Cystic Fibrosis

Abstract

This article has sections titled

1 Introduction
2 The CF Gene
3 The CFTR Protein and Its Function
4 Pathophysiology
5 Mutations in the CFTR Gene
6 Genotype/Phenotype Correlation
7 Presentation
8 Abundance of CF Heterozygotes in Non‐CF Disease Populations
9 Diagnostic Tests
10 Conventional Clinical Management
10.1 Respiratory involvement
10.2 Gastrointestinal treatment
10.3 Management of diabetes mellitus
10.4 Other issues
11 The Development of New CF Therapies
11.1 Gene therapy
11.2 Pharmacological therapy
12 Conclusions

Keywords: cystic fibrosis; lung disease; pseudomonas aeruginose

Figure 1.

Structure of the cystic fibrosis transmembrane conductance regulator (CFTR) protein. (a) The protein has a tandem repeat structure with two identical halves, each consisting of six putative transmembrane α‐helices and an intracellular nucleotide‐binding domain (NBD1+2). NBD1+2 binds to ATP and hydrolyses it to adenosine diphosphate (ADP) and inorganic phosphate (Pi). The two halves of the protein are linked through a highly charged intracellular regulatory domain (R domain), which contains numerous phosphorylation sites. (b) These sites are phosphorylated by c‐AMP‐dependent PKA. This process leads to conformational changes in the protein and channel opening. (c) CFTR expression in the apical membrane of human airway epithelial cells. CFTR is visualized as a red signal in a primary human airway epithelial cell after staining with a fluorescently labelled antihuman CFTR antibody (arrow). The cell nucleus is shown blue. Adapted from Dr Marguerite Wasowicz, Department of Gene Therapy, Imperial College London.

Figure 2.

CFTR regulates a number of other channels in the apical membrane of epithelial cells. The ENaC is inhibited by CFTR and alternative chloride channels (Ca alternative), such as the calcium‐activated chloride channel are activated by CFTR.

Figure 3.

Decreased airway surface liquid in CF airways. ASL covers the apical membrane of airway epithelial cells. ASL height is tightly regulated with an adequate height important for efficient mucociliary clearance. In CF, increased sodium (Na+) absorption leads to increased water absorption and reduced ASL. Mucociliary clearance is, therefore, decreased and leads to mucus accumulation in the airways. Schematic diagram of ASL in CF and non‐CF airways. By courtesy of Professor Boucher R, University of North Carolina at Chapel Hill.

Figure 4.

Adolescent with classical radiological appearances of CF, severe widespread bronchiectasis (left hand side), consolidation of the right middle lobe (obscuring the right heart border, thick arrow) and a right‐sided pneumothorax (thin arrow). Histology image of a normal and a CF lung (original magnification 10×).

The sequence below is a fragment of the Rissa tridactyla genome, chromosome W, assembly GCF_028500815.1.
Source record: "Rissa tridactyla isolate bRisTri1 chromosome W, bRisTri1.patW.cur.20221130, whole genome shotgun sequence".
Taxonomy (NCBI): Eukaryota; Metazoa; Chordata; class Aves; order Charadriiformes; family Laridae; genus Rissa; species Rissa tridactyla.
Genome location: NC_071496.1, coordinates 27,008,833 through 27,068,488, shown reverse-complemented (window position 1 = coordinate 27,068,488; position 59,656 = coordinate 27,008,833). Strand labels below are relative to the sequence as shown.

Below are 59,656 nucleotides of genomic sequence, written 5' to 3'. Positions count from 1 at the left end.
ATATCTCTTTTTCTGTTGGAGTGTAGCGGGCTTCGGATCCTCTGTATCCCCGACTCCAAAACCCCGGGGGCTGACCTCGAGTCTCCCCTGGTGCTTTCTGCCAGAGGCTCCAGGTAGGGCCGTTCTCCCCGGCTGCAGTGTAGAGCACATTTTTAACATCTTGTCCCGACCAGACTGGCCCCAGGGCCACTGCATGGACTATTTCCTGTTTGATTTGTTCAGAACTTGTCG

Figure 5.

Abdominal and chest radiographs of an infant ventilated shortly after birth with a tense, distended abdomen and absent bowel sounds. Dilated bowel loops are visible, and the free intraperitoneal air demonstrates a perforated bowel. This infant had meconium ileus and was subsequently diagnosed with CF.

Figure 6.

CFTR‐related disease. There a number of diseases in which the frequency of CFTR mutations is higher than in the general population. COPD, chronic obstructive pulmonary disease; ABPA, allergic bronchopulmonary aspergillosis; CBAVD, congenital bilateral absence of the vas deferens; PS, pancreatic sufficiency; PI, pancreatic insufficiency.

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Further Reading

Donaldson SH and Boucher RC (2003) Update on pathogenesis of cystic fibrosis lung disease. Current Opinion in Pulmonary Medicine 9(6): 486–491.

Gibson RL, Burns JL and Ramsey BW (2003) Pathophysiology and management of pulmonary infections in cystic fibrosis. American Journal of Respiratory Critical Care Medicine 168(8): 918–951.

Griesenbach U, Geddes DM and Alton EWFW (2004) Gene therapy for cystic fibrosis: an example for lung gene therapy. Gene Therapy 11 (suppl. 1): S43–S50.

Lim M and Zeitlin PL (2001) Therapeutic strategies to correct malfunction of CFTR. Paediatric Respiratory Review 2: 159–164.

Online Mendelian Inheritance in Mean: Cystic Fibrosis http://www.ncbi.nlm.nih.gov/entrez/dispomim.cgi?id=219700.

Schildow DV and Friel SB (2004) In: Albert RK, Spiro SG and Jett JR (eds) Cystic Fibrosis in Clinical Respiratory Medicine. USA: Mosby.

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How to Cite close
Davies, Jane C, Griesenbach, Uta, Geddes, Duncan M, and Alton, Eric WFW(Jan 2006) Cystic Fibrosis. In: eLS. John Wiley & Sons Ltd, Chichester. http://www.els.net [doi: 10.1038/npg.els.0002005]